Electric field lines are the bridge between electrostatics and circuits. Students learned about Coulomb's Law in the previous lesson and now apply that understanding to the concept of potential difference as seen by electric field lines. During the course of this lesson, student read about electric field lines and look for the rules that govern their formation. They practice drawing the field lines and determine the relative direction magnitude of electric force that acts on a test charge placed in an electric field.
CCSS Math Practice 7: Look for and make use of structure is applied in this lesson. Students also develop and use models (electric field lines) which is NGSS Science Practice 2. Science Practice 6: Constructing explanations and Science Practice 8: Obtaining, evaluating, and communicating information are also used and this is in the context of performance standards HS-PS2-4: Use mathematical representations of Newton’s Law of Gravitation and Coulomb’s Law to describe and predict the gravitational and electrostatic forces between objects and HS-PS3-5: Develop and use a model of two objects interacting through electric or magnetic fields to illustrate the forces between objects and the changes in energy of the objects due to the interaction.
The lesson opens with a quick review of Coulomb's Law which is the first slide of Electric Field Lines Power Point. Students write down the problem in their notebooks and complete it. They can use their notes as a resource, as they need the value for an elementary charge and the value for Coulomb's constant to perform the calculation. I give the class a few minutes to work through the problem. Then I call on a random student to provide the answer, which is 4.35x10^(-21) newtons and the force causes the electrons to repel. If a student is not able to get that answer, I hand them a sheet of paper with the link to a YouTube video that does sample Coulomb's Law practice problems. I tell them to practice the calculations until they get it correct.
The reason for this review is to prepare students for the concept of electric field lines. Coulomb's Law informs one of the strength of an electric force, but the direction is difficult to determine except for the most simple cases. Electric field lines give us a powerful visual to helps with this.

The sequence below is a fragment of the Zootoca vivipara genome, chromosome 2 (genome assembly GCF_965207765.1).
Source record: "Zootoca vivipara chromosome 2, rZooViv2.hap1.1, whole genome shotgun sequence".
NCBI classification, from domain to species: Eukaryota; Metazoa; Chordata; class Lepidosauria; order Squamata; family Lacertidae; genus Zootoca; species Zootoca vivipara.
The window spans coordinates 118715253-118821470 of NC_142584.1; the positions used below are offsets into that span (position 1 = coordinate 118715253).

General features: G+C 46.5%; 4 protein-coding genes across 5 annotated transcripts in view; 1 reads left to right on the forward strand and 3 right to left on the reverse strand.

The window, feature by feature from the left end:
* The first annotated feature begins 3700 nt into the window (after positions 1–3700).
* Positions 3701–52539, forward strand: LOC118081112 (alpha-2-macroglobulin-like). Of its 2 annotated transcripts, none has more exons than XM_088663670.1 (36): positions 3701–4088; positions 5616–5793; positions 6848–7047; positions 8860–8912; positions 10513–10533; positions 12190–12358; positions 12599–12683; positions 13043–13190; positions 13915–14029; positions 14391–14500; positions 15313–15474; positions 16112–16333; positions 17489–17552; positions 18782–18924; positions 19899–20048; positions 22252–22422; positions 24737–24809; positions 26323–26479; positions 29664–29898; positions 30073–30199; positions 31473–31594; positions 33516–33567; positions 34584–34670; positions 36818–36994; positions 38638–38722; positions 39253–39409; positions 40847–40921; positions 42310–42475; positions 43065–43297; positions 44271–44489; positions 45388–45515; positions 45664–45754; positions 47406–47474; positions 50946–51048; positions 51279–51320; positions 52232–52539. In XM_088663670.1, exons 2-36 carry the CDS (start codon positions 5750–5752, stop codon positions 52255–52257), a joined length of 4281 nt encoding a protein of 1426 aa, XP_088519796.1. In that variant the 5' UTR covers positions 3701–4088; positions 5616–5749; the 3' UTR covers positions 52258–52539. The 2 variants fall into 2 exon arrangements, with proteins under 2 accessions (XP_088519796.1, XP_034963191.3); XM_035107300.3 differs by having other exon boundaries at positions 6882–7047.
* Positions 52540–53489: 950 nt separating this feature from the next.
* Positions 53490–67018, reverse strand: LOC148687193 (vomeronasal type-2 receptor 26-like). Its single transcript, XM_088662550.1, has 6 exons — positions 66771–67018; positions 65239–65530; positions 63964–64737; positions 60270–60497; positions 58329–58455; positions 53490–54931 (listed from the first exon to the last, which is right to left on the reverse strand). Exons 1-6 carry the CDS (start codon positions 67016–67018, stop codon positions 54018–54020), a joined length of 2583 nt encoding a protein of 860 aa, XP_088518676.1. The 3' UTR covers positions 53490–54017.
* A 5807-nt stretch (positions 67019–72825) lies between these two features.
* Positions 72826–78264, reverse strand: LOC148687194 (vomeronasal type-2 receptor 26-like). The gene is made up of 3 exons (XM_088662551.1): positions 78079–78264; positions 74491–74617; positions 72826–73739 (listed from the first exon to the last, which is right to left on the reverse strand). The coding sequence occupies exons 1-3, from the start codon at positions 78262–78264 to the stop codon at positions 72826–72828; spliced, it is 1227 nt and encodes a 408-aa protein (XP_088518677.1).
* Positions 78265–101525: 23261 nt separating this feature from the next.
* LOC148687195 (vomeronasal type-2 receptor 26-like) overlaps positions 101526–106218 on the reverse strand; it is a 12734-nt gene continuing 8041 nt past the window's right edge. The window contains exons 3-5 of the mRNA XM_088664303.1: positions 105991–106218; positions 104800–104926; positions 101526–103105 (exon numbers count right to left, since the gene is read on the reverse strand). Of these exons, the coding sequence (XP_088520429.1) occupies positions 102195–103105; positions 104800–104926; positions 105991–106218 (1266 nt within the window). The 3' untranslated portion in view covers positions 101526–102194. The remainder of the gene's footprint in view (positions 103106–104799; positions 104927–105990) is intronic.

I give to all students the Electric Field Lines Worksheet. With this worksheet, students define contact force and field force. They also read through the text to determine the rules for electric field lines. The sheet also contains practice problems for field line drawings; students apply the rules of field lines to draw the field lines around different collections of charge. Students work alone and I walk around the room to make sure students are on task and to give support where needed.
After 20 minutes, I use my document camera to show exemplar student work. First I review the Electric Field Line Answer Key - Front and answer student questions as they come up. Electric Field Line Answer Key - Back is next and I indicate to students that if they have a different answer that either they should ask about their interpretation or fix what they have to match the sample shown.
Now that students have been introduced to the concept of field lines and practiced drawing them, I display slides 2-5 on the Electric Field Lines Power Point. This power point contains animation that do not work in preview mode. The purpose of these notes is to give students a formal definition of electric field lines and test charge as a resource in their notebooks. The next several slides show field lines for various charge configurations. I want to expose students to several different field line formations, so there is no need to write these samples in their notebooks as this would take too much time.
I then hand out the Test Charge Worksheet to all students. Again, this is a solo activity where students determine the relative magnitude and direction of electric forces on the charges shown in the picture. This leads to the concept of electric potential and circuits which begin the next lesson.
The class finishes with a review of the Test Charge sheet. Again, I collect some student samples to display with my document camera. I ask students to explain their answers to the rest of the class.
The final departing concept has to do with electric potential. We can arrange charge objects to create an electric potential that causes charged objects, such as electrons, to accelerate. This is seen on the Electric Potential sample. Two charge plates change the path of an electron, as seen on the final slides of Electric Field Lines Power Point. The applications are many, such as a cathode ray tube in older TVs and particle detectors. Electric potential is a key idea for the next lesson, Turning On Simple Circuits.
For homework, students are to find and take a picture of the breaker panel that is in their house. I ask them to do a 3-2-1: to record three observations, two things they know about it and one question they have.